If you’re keen to do more than just educate yourself, and get actively involved in the community, then the Autism Alliance – a network of specialist charities in the UK – should be your first point of contract for information on furthering your engagement. It’s the umbrella organisation for several leading charities across more than a dozen counties in the country, and pledges to ‘support all, provide information for all, research into all and connect all’. We’re totally on board with that level of inclusivity. 


What is Autism Spectrum Disorder (ASD)? 

Autism Spectrum Disorder is a condition that affects how individuals behave, socialise, interact, or communicate with others. There are various subtypes of this disorder, and a diagnosis of ASD can only be made by a licensed psychologist. 

The levels of severity for each person with ASD can vary, which is why the disorder is viewed on a spectrum. Many people believe that ASD is more common in men than in women, but this belief could be due to the differences in symptoms and severity between them. Indeed, many women are misdiagnosed or are not diagnosed with ASD until later in life.

Women and girls with ASD may exhibit symptoms that look slightly different to men with ASD. For example, girls may be less likely to become hyper-focused on a subject or activity. Here are a few symptoms girls may be more likely to exhibit:

  • Inability to adapt
  • Difficulties with social interactions 
  • Emotional, cognitive, or language problems
  • Behavioural issues such as aggression or acting out 
  • Anxiety or depression 
  • Sensitivity to fabrics, textures, or tags 

What are some of the signs and symptoms of ASD? 

In the past, individuals with ASD were usually seen as having behavioural issues or developmental problems. However, we now know that individuals with ASD are intelligent and capable individuals, but they may face challenges that those without ASD do not. 

By the age of two, children usually start to show symptoms of ASD. Many individuals with autism experience sensory issues, such as a sensitivity to the way things feel or taste, or to loud sounds or bright lights. While ASD should only be diagnosed by a licensed psychologist, and no one’s experience with autism is the same, there are a few signs and symptoms to look for in children who may have the disorder:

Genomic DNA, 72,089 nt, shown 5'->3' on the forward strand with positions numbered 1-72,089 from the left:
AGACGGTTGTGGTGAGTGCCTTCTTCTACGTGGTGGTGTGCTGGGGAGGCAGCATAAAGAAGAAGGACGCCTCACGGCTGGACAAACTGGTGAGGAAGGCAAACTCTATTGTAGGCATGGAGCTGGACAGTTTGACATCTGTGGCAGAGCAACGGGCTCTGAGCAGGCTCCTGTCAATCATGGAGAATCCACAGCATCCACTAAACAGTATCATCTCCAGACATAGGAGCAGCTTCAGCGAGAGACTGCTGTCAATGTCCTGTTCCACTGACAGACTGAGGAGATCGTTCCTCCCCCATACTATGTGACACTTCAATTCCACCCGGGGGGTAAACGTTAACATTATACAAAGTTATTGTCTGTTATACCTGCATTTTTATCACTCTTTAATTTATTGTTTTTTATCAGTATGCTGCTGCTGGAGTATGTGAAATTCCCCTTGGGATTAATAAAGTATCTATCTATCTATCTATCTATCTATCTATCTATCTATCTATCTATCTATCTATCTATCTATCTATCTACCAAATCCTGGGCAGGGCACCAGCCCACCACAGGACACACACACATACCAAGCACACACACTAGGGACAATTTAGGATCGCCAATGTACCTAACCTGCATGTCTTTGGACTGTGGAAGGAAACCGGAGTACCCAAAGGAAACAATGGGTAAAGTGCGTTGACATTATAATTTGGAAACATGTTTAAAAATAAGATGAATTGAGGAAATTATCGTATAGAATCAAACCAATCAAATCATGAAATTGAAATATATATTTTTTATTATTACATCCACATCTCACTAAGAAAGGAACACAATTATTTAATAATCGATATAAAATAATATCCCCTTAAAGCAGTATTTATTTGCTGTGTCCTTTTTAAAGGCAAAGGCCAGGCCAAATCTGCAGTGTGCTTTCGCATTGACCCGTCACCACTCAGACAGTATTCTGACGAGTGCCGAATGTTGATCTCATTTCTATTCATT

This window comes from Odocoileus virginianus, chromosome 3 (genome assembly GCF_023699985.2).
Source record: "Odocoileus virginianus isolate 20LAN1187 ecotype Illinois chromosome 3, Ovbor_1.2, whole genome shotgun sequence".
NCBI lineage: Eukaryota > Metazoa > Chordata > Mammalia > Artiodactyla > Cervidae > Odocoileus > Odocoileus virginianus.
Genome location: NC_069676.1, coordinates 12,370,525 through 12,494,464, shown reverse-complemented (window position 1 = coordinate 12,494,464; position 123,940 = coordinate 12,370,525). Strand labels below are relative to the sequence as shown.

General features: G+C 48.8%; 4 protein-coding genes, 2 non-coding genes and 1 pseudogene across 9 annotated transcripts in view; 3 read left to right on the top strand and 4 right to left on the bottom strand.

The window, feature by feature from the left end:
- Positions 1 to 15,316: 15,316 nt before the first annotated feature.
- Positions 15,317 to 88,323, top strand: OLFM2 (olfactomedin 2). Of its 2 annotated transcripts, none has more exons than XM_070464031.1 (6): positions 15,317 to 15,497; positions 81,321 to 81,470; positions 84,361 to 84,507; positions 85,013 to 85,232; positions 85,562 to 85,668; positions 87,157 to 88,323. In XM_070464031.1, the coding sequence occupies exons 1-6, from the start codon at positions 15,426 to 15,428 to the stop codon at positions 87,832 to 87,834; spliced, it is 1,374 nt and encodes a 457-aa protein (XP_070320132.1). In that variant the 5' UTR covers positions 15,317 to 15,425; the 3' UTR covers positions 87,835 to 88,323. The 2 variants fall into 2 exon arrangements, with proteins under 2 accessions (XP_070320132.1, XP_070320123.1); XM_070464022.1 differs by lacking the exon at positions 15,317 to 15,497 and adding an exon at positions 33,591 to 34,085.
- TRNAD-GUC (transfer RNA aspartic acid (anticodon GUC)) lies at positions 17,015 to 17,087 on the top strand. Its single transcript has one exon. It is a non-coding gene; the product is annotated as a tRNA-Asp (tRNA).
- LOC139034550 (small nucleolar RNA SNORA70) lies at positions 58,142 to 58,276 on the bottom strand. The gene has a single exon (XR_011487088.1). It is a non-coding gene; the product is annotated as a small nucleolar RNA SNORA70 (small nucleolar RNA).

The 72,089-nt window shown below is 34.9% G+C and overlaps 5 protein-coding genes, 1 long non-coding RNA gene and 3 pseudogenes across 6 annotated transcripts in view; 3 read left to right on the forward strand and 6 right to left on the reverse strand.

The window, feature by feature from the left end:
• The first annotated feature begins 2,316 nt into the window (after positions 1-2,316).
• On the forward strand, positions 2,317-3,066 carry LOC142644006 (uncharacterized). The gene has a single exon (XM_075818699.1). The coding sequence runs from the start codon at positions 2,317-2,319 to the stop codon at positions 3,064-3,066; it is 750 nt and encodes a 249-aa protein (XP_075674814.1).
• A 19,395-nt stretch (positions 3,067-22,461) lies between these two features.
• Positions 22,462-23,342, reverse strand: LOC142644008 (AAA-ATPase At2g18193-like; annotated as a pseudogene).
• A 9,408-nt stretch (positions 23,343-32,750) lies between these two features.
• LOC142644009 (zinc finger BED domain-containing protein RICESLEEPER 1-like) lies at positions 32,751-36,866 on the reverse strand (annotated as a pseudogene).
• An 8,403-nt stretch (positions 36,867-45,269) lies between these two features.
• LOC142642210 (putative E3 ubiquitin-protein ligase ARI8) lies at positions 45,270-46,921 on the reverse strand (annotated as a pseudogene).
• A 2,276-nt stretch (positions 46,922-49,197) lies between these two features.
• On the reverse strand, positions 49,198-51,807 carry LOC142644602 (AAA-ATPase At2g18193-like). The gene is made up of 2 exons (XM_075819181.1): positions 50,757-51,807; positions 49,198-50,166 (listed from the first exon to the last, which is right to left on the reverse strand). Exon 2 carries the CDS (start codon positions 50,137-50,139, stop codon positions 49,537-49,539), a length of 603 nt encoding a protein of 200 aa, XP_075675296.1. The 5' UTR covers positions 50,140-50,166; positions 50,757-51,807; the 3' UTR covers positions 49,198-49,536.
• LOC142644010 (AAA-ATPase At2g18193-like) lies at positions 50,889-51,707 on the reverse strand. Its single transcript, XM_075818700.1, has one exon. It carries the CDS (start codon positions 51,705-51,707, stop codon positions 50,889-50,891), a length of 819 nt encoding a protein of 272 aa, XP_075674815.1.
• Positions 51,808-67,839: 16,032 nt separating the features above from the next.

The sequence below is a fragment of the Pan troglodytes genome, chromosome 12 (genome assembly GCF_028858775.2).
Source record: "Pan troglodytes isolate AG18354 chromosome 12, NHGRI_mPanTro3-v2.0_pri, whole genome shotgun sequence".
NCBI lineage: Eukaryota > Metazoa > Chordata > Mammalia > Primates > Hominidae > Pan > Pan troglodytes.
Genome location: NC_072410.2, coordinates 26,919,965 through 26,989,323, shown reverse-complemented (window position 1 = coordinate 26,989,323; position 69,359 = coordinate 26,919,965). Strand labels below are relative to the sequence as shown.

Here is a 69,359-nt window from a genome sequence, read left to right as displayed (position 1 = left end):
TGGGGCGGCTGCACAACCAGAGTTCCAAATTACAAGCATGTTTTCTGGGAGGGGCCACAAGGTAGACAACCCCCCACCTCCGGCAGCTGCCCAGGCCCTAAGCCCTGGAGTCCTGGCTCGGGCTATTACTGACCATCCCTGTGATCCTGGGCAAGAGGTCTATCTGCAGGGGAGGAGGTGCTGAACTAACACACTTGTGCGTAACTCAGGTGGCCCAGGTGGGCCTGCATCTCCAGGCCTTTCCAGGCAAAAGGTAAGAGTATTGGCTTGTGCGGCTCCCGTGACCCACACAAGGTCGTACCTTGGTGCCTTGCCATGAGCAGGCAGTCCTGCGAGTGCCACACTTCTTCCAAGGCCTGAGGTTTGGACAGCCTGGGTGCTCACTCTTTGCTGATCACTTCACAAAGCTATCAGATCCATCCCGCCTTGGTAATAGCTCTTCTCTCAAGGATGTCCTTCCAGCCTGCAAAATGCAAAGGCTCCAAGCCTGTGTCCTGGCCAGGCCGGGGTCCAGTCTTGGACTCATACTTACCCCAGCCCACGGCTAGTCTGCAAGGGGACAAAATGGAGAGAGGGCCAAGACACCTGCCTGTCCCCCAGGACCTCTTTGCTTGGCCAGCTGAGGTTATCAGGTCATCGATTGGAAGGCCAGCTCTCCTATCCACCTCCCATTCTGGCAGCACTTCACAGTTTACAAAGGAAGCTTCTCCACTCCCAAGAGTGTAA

• Many individuals with ASD have difficulty recognising social cues. Social cues are often used to express things beyond words, and can include expressions, body language, tone of voice, or personal space. 
  • Individuals with ASD may have trouble making friends or simply express a preference for being alone. Because children with ASD can have difficulty reading social cues, they may also find it difficult to hold conversations with their peers. 
  • It is common for individuals with ASD to have difficulty making eye contact. An early indicator for ASD in children is also an inability to consistently respond to their name.
  • For those with ASD, speech problems can mean many things. Some individuals with autism may be difficult to understand, talk very little or not at all, or repeat certain words or phrases they hear. 
  • Individuals with ASD often have aversions to certain foods, either because of taste or texture. Some children with ASD prefer to only eat foods of a certain color, while others might only eat crunchy or smooth foods. 
  • A child with autism may develop an intense interest, such as an interest in trains or cameras, and then immerse themselves solely in that interest. 
  • Repetitive movements for children with ASD can include rocking back and forth and spinning in circles. It can also include things like arm flapping or even head-banging. 
  • Individuals with ASD will have difficulty adjusting when their regular routines are changed. 
  • Children with ASD can have developmental delays. For example, if a child cannot wave goodbye or point to things after 15 months, that may be an early sign of ASD.